In 2010, Verizon set a goal to collect two million pounds — or 1,000 tons — of electronic waste in communities it serves by the end of 2015. The company has announced that that five-year goal was achieved today, eight months ahead of schedule, during Verizon's e-waste recycling rally in Wilmington, North Carolina, as area residents, businesses and Verizon employees safely disposed of tens of thousands of pounds of unwanted computer hardware, TVs and small appliances.
The two million pounds collected for recycling over the past five years is equal to the weight of 500 average cars, or roughly 50,000 cathode ray tube computer screens.
"The city of Wilmington, its citizens and its business community share Verizon's commitments to protecting the environment and preserving the natural resources that sustain our way of life," said Mayor Bill Saffo. "So it's fitting that Wilmington is the city that helps Verizon reach its goal of responsibly recycling two million pounds of electronic waste. I congratulate Verizon and commend the people ofWilmington."
Verizon has now set a new e-waste goal: recycling another two million pounds of e-waste by 2020.
Disposal of electronics in landfills can cause the electronic devices' toxic materials — such as lead, arsenic, beryllium and mercury — to leach into the environment, posing a potential threat to the ecosystem. Thanks to the Wilmington community's participation, Verizon has collected and kept from entering landfills roughly 200,000 pounds of electronic waste in the area to date — equivalent to the weight of more than 9,000 desktop computers.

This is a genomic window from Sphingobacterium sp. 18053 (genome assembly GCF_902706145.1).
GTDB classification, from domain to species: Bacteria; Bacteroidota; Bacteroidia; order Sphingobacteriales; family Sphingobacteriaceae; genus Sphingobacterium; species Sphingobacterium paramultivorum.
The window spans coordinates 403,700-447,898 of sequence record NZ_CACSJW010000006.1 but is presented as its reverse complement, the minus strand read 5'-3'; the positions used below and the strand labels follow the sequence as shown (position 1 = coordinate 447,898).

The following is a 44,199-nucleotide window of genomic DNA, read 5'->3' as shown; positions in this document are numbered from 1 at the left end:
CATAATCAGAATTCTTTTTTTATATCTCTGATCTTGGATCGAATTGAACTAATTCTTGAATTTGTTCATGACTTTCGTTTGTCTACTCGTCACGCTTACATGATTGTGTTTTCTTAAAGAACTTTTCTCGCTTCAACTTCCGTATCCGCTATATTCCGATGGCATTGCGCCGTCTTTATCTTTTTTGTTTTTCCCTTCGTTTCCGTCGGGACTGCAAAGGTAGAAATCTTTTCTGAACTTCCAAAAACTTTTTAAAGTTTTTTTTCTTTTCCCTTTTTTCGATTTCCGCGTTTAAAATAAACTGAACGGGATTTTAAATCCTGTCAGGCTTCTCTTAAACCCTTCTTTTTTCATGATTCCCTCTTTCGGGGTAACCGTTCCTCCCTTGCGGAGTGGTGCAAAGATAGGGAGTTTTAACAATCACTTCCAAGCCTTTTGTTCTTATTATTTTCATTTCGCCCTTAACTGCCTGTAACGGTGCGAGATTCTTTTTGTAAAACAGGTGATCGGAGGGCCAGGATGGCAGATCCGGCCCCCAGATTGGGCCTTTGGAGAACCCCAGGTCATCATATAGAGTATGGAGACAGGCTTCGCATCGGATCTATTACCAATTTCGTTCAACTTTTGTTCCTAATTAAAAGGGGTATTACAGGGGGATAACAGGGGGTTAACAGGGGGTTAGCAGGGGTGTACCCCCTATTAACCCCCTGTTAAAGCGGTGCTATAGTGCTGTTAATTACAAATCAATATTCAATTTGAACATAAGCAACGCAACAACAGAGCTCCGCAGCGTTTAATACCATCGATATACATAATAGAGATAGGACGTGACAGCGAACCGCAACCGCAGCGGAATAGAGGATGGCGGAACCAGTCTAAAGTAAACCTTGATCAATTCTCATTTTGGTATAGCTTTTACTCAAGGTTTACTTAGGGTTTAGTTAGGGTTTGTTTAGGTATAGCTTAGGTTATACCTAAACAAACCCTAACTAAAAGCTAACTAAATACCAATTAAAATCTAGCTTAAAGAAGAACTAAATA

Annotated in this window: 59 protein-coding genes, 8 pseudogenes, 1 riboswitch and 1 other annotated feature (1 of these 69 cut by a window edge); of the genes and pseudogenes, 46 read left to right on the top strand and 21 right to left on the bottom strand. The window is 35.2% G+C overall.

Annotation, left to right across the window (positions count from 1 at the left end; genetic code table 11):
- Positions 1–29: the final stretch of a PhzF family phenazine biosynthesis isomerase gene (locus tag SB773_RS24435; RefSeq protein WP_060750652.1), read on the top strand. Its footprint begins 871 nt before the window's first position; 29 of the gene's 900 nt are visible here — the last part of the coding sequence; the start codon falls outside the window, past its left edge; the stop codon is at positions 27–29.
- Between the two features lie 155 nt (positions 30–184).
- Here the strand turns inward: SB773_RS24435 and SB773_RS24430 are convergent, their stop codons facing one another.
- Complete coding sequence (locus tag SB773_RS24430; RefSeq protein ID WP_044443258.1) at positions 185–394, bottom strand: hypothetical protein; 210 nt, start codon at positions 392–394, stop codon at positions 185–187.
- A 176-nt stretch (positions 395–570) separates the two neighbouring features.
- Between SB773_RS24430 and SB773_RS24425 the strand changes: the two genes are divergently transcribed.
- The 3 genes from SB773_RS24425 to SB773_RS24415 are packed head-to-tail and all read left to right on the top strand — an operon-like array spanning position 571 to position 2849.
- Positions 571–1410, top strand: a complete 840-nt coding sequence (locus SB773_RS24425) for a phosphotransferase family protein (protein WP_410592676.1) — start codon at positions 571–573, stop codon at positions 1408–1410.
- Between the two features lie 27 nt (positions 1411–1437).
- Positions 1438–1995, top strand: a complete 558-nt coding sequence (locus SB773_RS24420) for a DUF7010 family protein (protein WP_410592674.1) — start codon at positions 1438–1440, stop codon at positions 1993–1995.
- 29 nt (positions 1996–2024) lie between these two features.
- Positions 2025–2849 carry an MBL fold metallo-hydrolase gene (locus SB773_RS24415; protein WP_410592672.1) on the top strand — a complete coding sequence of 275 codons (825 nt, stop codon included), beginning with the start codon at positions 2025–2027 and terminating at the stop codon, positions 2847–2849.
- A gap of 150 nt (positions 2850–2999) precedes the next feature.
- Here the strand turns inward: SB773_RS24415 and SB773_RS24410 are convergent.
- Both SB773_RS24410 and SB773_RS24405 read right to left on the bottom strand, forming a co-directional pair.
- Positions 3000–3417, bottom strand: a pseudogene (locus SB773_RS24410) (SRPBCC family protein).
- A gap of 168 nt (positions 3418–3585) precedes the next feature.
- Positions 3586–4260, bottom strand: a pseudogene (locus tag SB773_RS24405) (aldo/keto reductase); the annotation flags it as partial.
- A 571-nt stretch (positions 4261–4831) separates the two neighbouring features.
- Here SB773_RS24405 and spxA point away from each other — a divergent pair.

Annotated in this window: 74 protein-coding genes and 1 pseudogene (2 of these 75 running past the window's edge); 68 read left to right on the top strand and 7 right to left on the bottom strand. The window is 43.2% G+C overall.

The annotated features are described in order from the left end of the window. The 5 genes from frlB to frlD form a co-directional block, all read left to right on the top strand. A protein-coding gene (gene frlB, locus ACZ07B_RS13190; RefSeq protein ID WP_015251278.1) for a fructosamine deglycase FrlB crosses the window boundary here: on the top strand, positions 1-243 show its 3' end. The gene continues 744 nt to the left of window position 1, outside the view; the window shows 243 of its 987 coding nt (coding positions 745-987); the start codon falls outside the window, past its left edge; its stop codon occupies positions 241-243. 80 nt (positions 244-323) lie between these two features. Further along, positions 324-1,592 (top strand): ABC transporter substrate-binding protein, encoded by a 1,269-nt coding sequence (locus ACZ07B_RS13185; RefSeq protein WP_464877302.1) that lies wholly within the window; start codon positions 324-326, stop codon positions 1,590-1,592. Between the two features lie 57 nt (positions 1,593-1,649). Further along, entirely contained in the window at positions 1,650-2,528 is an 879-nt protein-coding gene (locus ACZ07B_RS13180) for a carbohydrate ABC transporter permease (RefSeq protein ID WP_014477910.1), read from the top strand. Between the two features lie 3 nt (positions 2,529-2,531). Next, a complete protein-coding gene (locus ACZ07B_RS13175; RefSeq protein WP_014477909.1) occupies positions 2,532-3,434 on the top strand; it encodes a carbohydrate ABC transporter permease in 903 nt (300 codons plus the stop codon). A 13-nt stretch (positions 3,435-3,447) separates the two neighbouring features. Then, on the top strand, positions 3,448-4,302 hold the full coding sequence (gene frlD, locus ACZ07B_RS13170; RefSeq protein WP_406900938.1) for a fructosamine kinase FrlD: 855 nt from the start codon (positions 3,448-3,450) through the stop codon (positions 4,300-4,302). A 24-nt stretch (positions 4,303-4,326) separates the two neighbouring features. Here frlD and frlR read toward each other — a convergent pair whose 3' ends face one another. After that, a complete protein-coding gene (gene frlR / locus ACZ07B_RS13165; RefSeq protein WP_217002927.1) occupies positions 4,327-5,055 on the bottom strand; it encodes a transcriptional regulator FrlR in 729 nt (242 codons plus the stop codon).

"Volunteers from our 18,000-member employee Verizon Green Team worked with Wilmington community members on a milestone achievement today," said James Gowen, Chief Sustainability Officer for Verizon. "The recycling rally helped reach Verizon's goal of collecting and keeping 2 million pounds of e-waste out of landfills – months ahead of schedule. But as environmental stewards, we won't stop hiking the path of sustainability. That's why we've already set our next five-year goal to collect another 2 million pounds of electronic waste by 2020."
Verizon — which has hosted recycling rallies in 17 states since 2009 — adheres to a zero-landfill objective for e-waste; the company says all materials it collects are reused or recycled, so they do not end up in a landfill. The recycling rallies also benefit Verizon's HopeLine program, which diverts working mobile phones from landfills and donates them to domestic violence prevention and support organizations. Over 9 million wireless phones have been collected through the program since 2001.
Sprint is another service provider that’s finding innovative ways to keep its products out of landfills, including launching a challenge for ways to repurpose smartphone components at their end of life — an idea touted by a recent Green Alliance report, which asserts that new strategies for reuse and remanufacturing of mobile devices can cut the carbon footprint of each device by up to half while expanding sales.